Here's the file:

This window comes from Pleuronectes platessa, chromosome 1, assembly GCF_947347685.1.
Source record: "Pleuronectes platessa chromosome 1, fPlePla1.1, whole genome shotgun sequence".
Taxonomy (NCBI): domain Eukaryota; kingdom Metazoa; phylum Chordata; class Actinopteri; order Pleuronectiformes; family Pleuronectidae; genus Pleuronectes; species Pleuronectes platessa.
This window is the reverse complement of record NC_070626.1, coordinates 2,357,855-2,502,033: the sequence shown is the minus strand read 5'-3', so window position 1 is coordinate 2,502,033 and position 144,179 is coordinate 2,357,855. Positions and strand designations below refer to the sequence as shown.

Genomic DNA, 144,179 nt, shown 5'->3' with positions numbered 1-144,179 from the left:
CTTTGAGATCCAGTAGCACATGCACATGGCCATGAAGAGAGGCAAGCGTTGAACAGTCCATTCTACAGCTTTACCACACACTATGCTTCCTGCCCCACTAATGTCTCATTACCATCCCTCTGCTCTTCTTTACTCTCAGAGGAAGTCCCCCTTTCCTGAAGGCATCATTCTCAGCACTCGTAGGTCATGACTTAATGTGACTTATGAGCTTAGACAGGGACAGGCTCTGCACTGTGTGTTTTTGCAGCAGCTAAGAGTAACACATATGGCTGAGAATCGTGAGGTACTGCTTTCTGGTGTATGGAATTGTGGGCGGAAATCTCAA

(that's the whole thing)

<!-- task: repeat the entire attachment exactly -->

This window comes from Pleuronectes platessa, chromosome 1, assembly GCF_947347685.1.
Source record: "Pleuronectes platessa chromosome 1, fPlePla1.1, whole genome shotgun sequence".
Taxonomy (NCBI): domain Eukaryota; kingdom Metazoa; phylum Chordata; class Actinopteri; order Pleuronectiformes; family Pleuronectidae; genus Pleuronectes; species Pleuronectes platessa.
This window is the reverse complement of record NC_070626.1, coordinates 2,357,855-2,502,033: the sequence shown is the minus strand read 5'-3', so window position 1 is coordinate 2,502,033 and position 144,179 is coordinate 2,357,855. Positions and strand designations below refer to the sequence as shown.

Genomic DNA, 144,179 nt, shown 5'->3' with positions numbered 1-144,179 from the left:
CTTTGAGATCCAGTAGCACATGCACATGGCCATGAAGAGAGGCAAGCGTTGAACAGTCCATTCTACAGCTTTACCACACACTATGCTTCCTGCCCCACTAATGTCTCATTACCATCCCTCTGCTCTTCTTTACTCTCAGAGGAAGTCCCCCTTTCCTGAAGGCATCATTCTCAGCACTCGTAGGTCATGACTTAATGTGACTTATGAGCTTAGACAGGGACAGGCTCTGCACTGTGTGTTTTTGCAGCAGCTAAGAGTAACACATATGGCTGAGAATCGTGAGGTACTGCTTTCTGGTGTATGGAATTGTGGGCGGAAATCTCAA